This is what it’s come down to: the Times and so many other Credentialed Media outlets telling you how to maybe save money, rather than castigating the Government to stop being part of the problem, namely, policies that cause energy prices to go higher (paywalled Times article here)
The cost of heating a home is expected to spike this winter as higher prices for natural gas and heating oil combine with a forecast for slightly colder weather than last winter.
But financial help is often available for paying bills as well for updating heating systems to more efficient models. There are also steps to take to conserve energy.
The average cost of heating a home is estimated to rise almost 18% from last winter, to $1,208, according to the National Energy Assistance Directors Association. The group coordinates state policy for federal grants that help low-income families pay heating and cooling bills.
The estimated seasonal bill for natural gas, which about half of Americans use to heat their homes, is $900, up 25% from last winter, according to the most recent data from the federal Energy Information Administration. Natural gas has become pricier because of factors such as greater demand for cooling during this year’s scorching summer (natural gas powers plants that produce electricity to run air conditioners) and surging exports, the administration said.
The seasonal bill for heating oil, which is common in New England, is estimated to be $2,694, up about 45% from last winter.
It’s due to Wuhan Flu and to the policies of Brain-Dead Biden and his Democratic Party comrades, who keep doing things that create problems, both before and after COVID. The U.S. really doesn’t get much from Russia, we have our own supplies.
Help with heating bills is available for low-income families. The Biden administration is distributing $4.5 billion for the federal Low Income Home-Energy Assistance Program, which provides grants to states to help residents pay their energy bills. But, Wolfe said, overall funding is lower than last year, under a pandemic relief program, and more federal money may be needed.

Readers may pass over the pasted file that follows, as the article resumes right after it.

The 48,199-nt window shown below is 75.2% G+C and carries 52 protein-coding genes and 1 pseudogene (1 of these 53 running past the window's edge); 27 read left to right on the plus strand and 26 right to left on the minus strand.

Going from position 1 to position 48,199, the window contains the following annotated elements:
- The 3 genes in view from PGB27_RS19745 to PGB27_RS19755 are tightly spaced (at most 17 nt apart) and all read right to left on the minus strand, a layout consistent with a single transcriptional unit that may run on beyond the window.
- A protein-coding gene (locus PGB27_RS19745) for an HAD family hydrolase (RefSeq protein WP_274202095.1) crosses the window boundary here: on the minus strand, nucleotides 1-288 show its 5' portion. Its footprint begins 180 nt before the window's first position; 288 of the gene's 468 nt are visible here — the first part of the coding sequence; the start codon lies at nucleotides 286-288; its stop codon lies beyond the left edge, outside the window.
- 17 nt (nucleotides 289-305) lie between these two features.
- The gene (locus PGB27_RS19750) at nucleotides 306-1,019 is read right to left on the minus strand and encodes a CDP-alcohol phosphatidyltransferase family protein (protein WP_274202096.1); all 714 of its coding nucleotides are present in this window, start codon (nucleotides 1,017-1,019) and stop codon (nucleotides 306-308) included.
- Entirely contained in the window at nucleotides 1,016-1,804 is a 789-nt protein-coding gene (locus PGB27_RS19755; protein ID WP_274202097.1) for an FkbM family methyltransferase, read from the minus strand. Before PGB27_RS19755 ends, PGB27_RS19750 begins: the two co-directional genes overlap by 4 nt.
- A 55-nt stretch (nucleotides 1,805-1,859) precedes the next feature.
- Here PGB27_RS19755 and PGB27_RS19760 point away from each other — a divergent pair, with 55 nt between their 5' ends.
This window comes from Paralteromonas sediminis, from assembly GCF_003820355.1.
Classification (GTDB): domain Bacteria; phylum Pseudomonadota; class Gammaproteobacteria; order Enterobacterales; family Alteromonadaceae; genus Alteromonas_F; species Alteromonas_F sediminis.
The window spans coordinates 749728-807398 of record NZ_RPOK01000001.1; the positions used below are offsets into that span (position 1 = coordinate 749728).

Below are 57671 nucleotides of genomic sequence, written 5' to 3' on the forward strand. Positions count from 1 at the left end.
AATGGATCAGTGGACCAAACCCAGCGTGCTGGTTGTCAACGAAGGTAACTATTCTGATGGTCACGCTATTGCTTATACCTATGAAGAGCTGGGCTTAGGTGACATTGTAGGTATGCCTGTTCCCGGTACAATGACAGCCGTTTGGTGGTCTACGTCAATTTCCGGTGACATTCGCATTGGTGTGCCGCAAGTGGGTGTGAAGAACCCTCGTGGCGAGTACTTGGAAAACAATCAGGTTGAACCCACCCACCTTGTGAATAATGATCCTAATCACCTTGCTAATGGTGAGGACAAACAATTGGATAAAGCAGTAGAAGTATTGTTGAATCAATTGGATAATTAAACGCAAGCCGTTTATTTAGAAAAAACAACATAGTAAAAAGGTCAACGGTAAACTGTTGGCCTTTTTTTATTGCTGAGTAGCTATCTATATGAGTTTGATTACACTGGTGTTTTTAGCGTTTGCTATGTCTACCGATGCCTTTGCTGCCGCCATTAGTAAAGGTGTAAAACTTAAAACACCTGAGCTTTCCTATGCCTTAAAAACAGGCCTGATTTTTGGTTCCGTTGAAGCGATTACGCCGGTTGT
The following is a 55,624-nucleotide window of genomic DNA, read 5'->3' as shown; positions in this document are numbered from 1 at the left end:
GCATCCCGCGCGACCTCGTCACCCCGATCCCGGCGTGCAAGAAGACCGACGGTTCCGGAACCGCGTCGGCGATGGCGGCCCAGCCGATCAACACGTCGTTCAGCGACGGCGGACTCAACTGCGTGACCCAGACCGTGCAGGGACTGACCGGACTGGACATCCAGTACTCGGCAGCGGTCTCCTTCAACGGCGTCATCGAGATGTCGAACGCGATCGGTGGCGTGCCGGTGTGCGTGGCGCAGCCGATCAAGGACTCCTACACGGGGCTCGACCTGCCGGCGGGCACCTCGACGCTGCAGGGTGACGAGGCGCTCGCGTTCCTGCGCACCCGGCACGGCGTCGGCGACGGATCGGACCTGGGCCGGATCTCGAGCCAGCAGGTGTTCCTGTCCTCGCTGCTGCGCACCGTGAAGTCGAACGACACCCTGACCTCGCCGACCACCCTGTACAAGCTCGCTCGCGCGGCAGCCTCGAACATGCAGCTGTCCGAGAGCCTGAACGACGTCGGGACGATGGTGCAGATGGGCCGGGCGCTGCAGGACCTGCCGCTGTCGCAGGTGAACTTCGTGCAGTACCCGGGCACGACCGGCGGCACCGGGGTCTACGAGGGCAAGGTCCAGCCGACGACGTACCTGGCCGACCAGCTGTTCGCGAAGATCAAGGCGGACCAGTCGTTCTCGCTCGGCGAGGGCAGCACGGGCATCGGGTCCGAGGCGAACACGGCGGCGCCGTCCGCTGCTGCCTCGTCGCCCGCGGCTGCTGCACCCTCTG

Well, that only helps folks making around $20K or less. What about the rest of us?
Consumers can take steps now to prepare for the winter and conserve energy. “It’s November; there’s still time to get ready,” Wolfe said. Heating contractors are typically less busy right now, he said, before temperatures plummet.
The most widely recommended step: Schedule a professional checkup of your heating system. A tuneup is advisable because dirty components reduce airflow, blunting performance and possibly damaging the system, according to ASHRAE, a professional association of heating and cooling professionals. A tuneup typically costs $200 or more, but some utilities cover the cost.
So, spend money to save a little
If your home has a lot of windows, particularly older ones, you may be losing energy through the glass. One easy fix, he said, is to stick clear plastic Bubble Wrap — the kind used to ship packages — over the windowpanes. (Spray the glass with water first so the wrap sticks.) It won’t look great, he conceded, but it will save you money.
Really? This is their idea? Bubble wrap? I feel like it’s the 1930s or something
You could consider replacing an old heating system with a more efficient model. The costs range from $4,000 to $7,000 for a gas furnace and from $5,500 to $40,000 or more for some heat pump systems, according to estimates provided by contractors in western and central New York state.
They seriously wrote $40,000. Is this with your $20K solar panels and $56K EV?
Meanwhile, here’s CNET on the perfect setting for your winter thermostat
According to the US Department of Energy, it’s best to keep your thermostat at 68 F for most of the day during the winter season. For maximum efficiency, you should also designate eight hours per day during which you turn the temperature down by between 7 and 10 degrees. By following this routine, you may again be able to reduce your yearly energy costs by up to 10%.
Who’s up for keeping your casa at 58-61?
Click this link for the original source of this article.
Author: William Teach
This content is courtesy of, and owned and copyrighted by, https://journal14.com and its author. This content is made available by use of the public RSS feed offered by the host site and is used for educational purposes only. If you are the author or represent the host site and would like this content removed now and in the future, please contact USSANews.com using the email address in the Contact page found in the website menu.